Ahead of his time

The masthead used for his blog shows detail (in reverse) from Jan van Eyck’s Portrait of a Man, thought to be of the artist himself, and dated October 21, 1433. It is on display at the National Gallery, London. More information about the painting can be accessed at this link.

Whether the date on the painting is the completion or start date, I cannot say, but it places the work in the year following the installation of Van Eyck’s famous Ghent Altarpiece in St Bavo’s Cathedral on May 6, 1432. As well as the proximity in completition dates, Van Eyck has inked the two works in other ways.

Jan van Eyck began his artistic career as an illuminator of books and manuscripts. Some samples of his early work appear in the Turin-Milan Hours manuscript, and he also referenced the work of other illuminators, notably the Limbourg brothers, in the Ghent Altarpiece.

An illuminator’s role was to illustrate the text in and decorate the pages of a book, creating a visual interpretation of a storyline or theme. In some cases the illustration would have more impact with the reader than the words. Invairably, some illuminators would shine the light beyond the subject matter and embed other narratives that were not part of the text. Jan van Eyck did this and continued with the technique when he started to paint on panels with oils, sometimes cross-referencing his embeded narratives with other works, his own included.

Perhaps a simple example of this is the Portrait of a Man (in a Red Turban) shown here. Jan van Eyck’s signature motto is inscribed on the frame, as is the date, so the painting is generally viewed as a portrait of its time, and probably of the artist himself, Jan van Eyck.

However, that the work is signed by Van Eyck suggests there is more to appreciate and discover in the painting than a striking portrait of a 15th century man.

There are hidden narratives which art historians have not uncovered.

More on this in a future post

The Fisherman’s Tale

Two-heads_980

This is a clip from the Prayer on the Shore illumination mentioned in yesterday’s post. Unfortunately the detail is not the best. Nevertheless it is sufficient to make a comparison with a similar feature in the Just Judges panel.

My assessment is that the two men represent Jan van Eyck and John the Fearless, duke of Burgundy. The minature from the Turin-Milan Hours is attributed to Hand G, generally thought to be Jan van Eyck or his brother Hugh.

The Prayer on the Shore makes references to the Hook and Cod wars, “a series of wars and battles in the County of Holland between 1350 and 1490.”

Jan’s hood is shaped as a trawl dragged behind a boat to catch fish – the bulging end is known as the “cod-end”. The tail of the duke’s chaperon is shaped to represent a hook.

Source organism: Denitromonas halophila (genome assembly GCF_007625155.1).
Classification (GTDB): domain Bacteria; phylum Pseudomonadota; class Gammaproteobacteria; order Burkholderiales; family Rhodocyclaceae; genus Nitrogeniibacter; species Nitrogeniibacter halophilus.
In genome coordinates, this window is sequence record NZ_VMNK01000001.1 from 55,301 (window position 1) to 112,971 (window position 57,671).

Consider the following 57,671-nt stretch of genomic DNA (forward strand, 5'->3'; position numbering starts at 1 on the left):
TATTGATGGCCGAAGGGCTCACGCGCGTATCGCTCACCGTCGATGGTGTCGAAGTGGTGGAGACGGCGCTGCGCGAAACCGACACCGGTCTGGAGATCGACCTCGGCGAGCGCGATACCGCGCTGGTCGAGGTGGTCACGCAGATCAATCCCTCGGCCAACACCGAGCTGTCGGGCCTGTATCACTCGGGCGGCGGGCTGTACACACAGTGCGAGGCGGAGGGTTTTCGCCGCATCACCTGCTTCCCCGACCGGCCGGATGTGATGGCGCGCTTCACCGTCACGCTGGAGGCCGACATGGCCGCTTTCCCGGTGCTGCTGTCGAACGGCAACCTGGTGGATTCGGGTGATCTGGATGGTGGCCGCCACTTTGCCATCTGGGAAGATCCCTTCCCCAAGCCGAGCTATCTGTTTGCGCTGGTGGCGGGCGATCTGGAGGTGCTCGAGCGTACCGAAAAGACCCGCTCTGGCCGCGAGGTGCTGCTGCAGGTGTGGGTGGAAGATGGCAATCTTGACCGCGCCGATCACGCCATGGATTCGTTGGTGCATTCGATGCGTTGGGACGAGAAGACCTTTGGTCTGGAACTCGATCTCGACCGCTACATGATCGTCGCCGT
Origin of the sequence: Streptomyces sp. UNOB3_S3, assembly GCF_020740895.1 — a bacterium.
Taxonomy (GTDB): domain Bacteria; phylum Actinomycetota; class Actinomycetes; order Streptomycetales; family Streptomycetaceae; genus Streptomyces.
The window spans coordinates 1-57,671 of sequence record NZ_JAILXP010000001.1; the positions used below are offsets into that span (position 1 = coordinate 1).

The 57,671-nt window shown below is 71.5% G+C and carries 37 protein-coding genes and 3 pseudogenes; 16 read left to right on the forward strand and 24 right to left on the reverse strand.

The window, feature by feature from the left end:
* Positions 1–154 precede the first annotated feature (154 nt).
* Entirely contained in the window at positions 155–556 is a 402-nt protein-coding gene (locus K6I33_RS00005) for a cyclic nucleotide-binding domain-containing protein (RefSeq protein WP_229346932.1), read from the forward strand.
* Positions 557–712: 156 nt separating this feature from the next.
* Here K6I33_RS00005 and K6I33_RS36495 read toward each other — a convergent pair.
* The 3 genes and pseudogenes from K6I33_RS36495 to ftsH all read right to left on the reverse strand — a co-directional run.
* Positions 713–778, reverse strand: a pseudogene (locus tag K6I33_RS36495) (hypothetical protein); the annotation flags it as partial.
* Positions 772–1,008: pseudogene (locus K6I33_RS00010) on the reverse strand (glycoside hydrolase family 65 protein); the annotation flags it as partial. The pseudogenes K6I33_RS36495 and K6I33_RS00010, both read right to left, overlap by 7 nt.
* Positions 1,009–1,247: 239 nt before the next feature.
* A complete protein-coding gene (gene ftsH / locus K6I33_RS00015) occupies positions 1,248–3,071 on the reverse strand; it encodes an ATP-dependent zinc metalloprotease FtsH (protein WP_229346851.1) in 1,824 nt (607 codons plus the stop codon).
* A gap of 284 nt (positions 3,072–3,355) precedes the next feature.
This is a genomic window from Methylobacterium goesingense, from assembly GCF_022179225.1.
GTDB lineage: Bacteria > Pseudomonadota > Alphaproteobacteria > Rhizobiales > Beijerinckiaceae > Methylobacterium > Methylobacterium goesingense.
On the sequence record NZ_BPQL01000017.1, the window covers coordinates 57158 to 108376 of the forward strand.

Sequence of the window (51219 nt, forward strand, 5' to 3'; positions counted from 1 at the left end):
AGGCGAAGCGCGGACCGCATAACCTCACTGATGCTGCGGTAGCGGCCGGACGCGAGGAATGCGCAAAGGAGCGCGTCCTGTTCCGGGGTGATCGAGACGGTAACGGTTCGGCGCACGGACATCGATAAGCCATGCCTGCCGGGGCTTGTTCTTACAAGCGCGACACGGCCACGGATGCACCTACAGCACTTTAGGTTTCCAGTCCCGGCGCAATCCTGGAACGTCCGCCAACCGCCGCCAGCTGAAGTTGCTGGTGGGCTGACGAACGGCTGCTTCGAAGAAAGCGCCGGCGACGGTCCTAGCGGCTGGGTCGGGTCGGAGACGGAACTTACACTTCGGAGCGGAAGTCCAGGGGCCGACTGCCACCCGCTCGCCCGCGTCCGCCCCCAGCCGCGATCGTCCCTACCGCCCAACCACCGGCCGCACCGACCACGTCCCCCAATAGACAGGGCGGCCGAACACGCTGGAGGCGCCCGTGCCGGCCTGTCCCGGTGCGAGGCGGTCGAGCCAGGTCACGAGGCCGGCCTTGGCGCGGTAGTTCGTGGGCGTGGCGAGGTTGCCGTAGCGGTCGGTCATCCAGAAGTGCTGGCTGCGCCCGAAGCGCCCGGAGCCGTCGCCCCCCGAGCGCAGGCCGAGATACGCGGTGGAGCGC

Holland-mapThe two men face in opposite directions to represent the polarised positions taken up by the Hook and Cod factions over the title to the Count of Holland.

The shape of the space between the two heads also corresponds to the area of Holland in dispute; the red region representing the hook countered by the hood or cod-end shape on the opposite side of the bay.

Here’s how Jan van Eyck replicated the iconography when he came to paint the Just Judges panel.

hook-cod_450The clip alongside shows the bearded man wearing a hooded chaperon with a “cod-end”. The man below represents Philip the Bold, and his grandson Philip the Good who doubles up as Jan van Eyck (a common motif repeated by the painter and also used in the Prayer on the Shore). Jan’s chaperon is tied and shaped to form a hook. The hook is also meant to refer to the hook nose common to the three Burgundian dukes, Philip the Bold, John the Fearless and Philip the Good.

The cod-end also picks up on the painting’s connection to The Canterbury Tales. In this instance it represents a pelican’s elastic pouch designed for catching fish! This in turn is used by Van Eyck to link to the fish as a Christian symbol and the biblical reference to “fishers of men” (Matthew 4 :19), not forgetting that the pelican is also a symbol of Christ’s Passion and the Eucharist.

images sources: closer to van eyck and rkd

Like Father, like Son

Succession is a prominent theme in the Just Judges painting, most obvious in Jan van Eyck succeeding his brother in completing the Ghent Altarpiece after Hubert’s death in 1426.

The two rows of riders can also be viewed as being placed in succession, one following another, akin to each pilgrim’s story in Chaucer’s The Canterbury Tales.

Hereditary examples of succession also feature – kings and princes – as do talents and trades passed down through families.

Charles-VIJan van Eyck makes these connections through ‘groupings’. For example, I pointed out in the previous post that the principal identity he assigned to the central rider in the Just Judges panel is the French king Charles VI (d. 1422). Other identities are Philip’s court painter Jan Maelwael (d. 1416), the sculptor Claus Sluter (d. 1405/06), and his nephew Claus de Werve (d. 1439)

A key ‘connector’ in this grouping is the relationship of uncle:
• Jan Maelwael was the uncle of the three Limbourg brothers whose work is referenced elsewhere in the panel.
• Claus Sluter was the uncle of Claus de Werve. Their work is also alluded to in the painting.